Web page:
As part of our annual NCS LISTMANIA extravaganza we re-publish lists of the year’s best metal that appear on web sites which appeal to vastly larger numbers of readers than we do — not because we believe those readers or the writers have better taste in metal than our community does, but more from a morbid curiosity about what the great unpoisoned masses are being told is best for them. It’s like opening a window that affords an insight into the way the rest of the world outside our own disease-ridden nooks and crannies perceives the music that is our daily sustenance.
One of those sites is PopMatters. It has been in existence since 1999. In its own words the site “is an international magazine of cultural criticism and analysis” with a scope that “is broadly cast on all things pop culture”, including “music, television, films, books, video games, sports, theatre, the visual arts, travel, and the Internet”. PopMatters, which which has been independently women/LGBTQ-owned and operated since inception, claims that it is “the largest site that bridges academic and popular writing in the world”.
As in past years, last week PopMatters has published a list of “The 20 Best Metal Albums“ of the year, again under the by-line of Spyros Stasis and Antonio Poscic. You’ll find that list below.
After perusing the 2019 version of this list one of my NCS colleagues remarked, “The PopMatters list feels MUCH more like the author actually cares about what is ‘best’ and not just ‘what our readers want us to choose’”. I thought that was an astute observation that year, and I think it continues to apply. In fact, much of what I wrote about the PopMatters list last year continues to apply.
My instinct, as before, is that this will be one of the most interesting lists we’re likely to see in our growing collection of 2022 lists from print zines and “big platform” web sites. It does cover a broad range of genres, some of which will not personally appeal to every reader who comes our way, but the list again appears to be the result of genuine effort and honest thought — and it dives pretty deep. If you’re keeping count, for example, there’s only one overlap (Chat Pile) with the lists of Decibel and Revolver that we’ve shared heretofore.
Maybe it seems like a more personal list because it’s the thinking of two serious listeners rather than the result of voting by a big staff of writers (as in the case of Decibel), or the result of whatever process produced that mainly laughable Revolver list.
There might be another reason why I enjoy looking at the list. As someone who tries to keep up with what’s happening in extreme underground music, I’m usually surprised by how many entries on the PopMatters list I haven’t heard, or in some cases haven’t even heard of, but this happened to be one of those years where we gave favorable coverage to almost all 20 selections. In fact, there are only five that we didn’t manage to write about: Boris, Locrian, Petbrick, Pyrithe, and Judicator.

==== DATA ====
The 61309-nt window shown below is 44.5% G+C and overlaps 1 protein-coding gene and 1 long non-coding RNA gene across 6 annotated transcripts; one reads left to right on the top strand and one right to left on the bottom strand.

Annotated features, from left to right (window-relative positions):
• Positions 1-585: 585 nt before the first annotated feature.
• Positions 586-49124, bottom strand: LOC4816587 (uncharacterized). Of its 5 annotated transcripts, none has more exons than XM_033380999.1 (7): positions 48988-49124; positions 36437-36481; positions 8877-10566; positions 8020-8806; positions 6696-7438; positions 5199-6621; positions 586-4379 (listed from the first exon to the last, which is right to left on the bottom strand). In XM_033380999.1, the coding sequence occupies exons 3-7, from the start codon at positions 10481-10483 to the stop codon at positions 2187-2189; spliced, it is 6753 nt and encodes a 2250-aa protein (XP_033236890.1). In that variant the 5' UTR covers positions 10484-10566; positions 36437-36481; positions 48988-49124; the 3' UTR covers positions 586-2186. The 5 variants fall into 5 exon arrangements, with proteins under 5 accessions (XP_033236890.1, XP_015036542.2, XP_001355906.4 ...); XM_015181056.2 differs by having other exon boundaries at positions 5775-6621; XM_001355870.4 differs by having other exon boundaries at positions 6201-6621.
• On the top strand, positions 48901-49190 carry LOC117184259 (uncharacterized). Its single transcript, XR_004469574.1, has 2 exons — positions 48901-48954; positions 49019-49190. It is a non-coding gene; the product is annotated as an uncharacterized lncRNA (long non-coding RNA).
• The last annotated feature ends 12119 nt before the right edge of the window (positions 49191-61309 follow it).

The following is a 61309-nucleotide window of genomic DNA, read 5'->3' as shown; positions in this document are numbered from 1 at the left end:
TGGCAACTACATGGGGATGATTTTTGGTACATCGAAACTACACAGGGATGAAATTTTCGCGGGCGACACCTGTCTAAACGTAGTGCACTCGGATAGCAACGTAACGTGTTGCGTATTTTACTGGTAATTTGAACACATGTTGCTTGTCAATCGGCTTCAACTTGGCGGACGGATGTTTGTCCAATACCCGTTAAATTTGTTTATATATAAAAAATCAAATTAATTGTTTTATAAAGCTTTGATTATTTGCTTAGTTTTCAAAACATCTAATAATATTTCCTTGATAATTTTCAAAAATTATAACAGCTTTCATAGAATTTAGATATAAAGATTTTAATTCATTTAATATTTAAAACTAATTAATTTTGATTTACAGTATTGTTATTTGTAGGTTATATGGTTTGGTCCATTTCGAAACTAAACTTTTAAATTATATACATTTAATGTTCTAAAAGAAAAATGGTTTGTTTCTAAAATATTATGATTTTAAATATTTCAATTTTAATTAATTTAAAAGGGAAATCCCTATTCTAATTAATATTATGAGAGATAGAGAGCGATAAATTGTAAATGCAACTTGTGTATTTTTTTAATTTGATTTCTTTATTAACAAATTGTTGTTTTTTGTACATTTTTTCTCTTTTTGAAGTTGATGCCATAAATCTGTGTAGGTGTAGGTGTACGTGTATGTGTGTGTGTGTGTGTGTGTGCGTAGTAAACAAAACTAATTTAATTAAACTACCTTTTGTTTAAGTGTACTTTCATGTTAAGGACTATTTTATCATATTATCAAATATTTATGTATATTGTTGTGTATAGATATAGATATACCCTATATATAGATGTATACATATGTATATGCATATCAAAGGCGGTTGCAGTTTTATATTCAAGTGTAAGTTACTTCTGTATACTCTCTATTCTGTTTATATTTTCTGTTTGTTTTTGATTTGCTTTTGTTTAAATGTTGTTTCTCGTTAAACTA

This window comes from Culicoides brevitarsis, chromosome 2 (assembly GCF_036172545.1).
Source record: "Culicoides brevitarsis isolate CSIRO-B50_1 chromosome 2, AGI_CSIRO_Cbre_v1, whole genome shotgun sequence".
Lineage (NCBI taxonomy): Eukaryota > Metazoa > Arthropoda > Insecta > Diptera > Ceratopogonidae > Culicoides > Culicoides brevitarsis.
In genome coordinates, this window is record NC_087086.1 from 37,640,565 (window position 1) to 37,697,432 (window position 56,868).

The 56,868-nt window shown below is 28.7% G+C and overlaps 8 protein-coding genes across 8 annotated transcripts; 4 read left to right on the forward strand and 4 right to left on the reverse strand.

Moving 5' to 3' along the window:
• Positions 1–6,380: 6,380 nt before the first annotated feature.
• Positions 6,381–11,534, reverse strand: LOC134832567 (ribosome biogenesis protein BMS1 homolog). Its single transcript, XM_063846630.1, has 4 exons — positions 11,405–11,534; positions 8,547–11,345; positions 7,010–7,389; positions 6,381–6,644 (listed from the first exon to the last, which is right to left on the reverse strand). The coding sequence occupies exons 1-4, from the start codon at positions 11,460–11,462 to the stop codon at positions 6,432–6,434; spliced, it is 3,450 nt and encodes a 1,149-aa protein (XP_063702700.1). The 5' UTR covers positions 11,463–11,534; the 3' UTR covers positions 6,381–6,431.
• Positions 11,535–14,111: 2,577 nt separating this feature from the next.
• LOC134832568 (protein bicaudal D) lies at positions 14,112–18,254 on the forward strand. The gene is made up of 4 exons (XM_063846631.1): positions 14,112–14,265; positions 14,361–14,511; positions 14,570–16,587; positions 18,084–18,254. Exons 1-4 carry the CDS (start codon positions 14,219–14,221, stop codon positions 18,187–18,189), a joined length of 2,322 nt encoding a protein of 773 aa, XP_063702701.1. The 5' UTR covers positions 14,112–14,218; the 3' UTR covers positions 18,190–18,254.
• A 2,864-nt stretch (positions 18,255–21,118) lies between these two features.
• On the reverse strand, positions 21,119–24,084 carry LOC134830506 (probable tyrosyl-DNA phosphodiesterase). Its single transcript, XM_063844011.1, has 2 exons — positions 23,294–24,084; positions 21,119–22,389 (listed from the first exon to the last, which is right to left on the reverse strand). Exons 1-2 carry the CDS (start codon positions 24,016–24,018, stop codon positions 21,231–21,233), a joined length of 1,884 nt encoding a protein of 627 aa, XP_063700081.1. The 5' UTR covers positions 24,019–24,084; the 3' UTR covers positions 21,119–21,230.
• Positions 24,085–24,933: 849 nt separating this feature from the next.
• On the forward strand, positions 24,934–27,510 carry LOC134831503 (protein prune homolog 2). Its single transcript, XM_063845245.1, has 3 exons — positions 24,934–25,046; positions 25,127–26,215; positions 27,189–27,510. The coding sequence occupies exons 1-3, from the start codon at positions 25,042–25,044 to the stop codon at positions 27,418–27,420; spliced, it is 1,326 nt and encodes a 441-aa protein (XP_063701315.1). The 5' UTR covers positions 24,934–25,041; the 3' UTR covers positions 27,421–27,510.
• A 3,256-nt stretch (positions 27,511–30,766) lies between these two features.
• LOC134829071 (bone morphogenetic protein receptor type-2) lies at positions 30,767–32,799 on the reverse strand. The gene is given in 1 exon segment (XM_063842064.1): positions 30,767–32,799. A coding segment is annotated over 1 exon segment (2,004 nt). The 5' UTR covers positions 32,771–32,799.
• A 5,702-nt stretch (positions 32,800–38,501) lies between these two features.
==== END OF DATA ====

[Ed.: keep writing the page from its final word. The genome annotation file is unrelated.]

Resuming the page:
As usual, the write-ups by Stasis and Poscic about each of the choices are enjoyable to read, and you can find those HERE, along with stream embeds.
And so here’s their list. What do you think?
20. Boris – Heavy Rocks (Relapse)
19. Locrian – New Catastrophism (Profound Lore)
18. Petbrick – Liminal (Rocket)
17. Scarcity – Aveilut (The Flenser)
16. Negativa – 04 (Mystískaos / Dissociative Visions / Nebular Carcoma)
15. Verberis – Adumbration of the Veiled Logos (NoEvDia)
14. Esoctrilihum – Consecration of the Spiritüs Flesh (I, Voidhanger)
13. Pyrithe – Monuments to Impermanence (Gilead Media)
12. Nordjevel – Gnavhòl (Indie Recordings)
11. Author & Punisher – Krüller (Relapse)
10. Judicator – The Majesty of Decay (Prosthetic)
9. Artificial Brain – Artificial Brain (Profound Lore)
8. Abhorrent Expanse – Gateways to Resplendence (Amalgam)
7. KEN Mode – Null (Artoffact)
6. Ithaca – They Fear Us (Hassle)
5. Blut Aus Nord – Disharmonium: Undreamable Abysses (Debemur Morti)
4. Ashenspire – Hostile Architecture (Code666)
3. Chat Pile – God’s Country (The Flenser)
2. Sigh – Shiki (Peaceville)
1. Aeviterne – The Ailing Facade (Profound Lore)
Holy shit what a load of pretentious nonsense! The list itself is remarkably solid, but I think I injured myself rolling my eyes too hard at those writeups.
But Aeviterne at #1 is definitely a correct choice.
I really like this list. Leans heavily on the experimental and progressive strains of the genre, and maybe misses some triumphs of the more traditional variety in doing so, but a lot of what I loved this year was on here. I think it reflects the year we had in heavy music, where the experimental took the lead. Best reposted list so far.
I do not even recognize many of these, maybe half. List season always reveals how much more is out there than I ever know. Are many of these bands really experimental and progressive metal?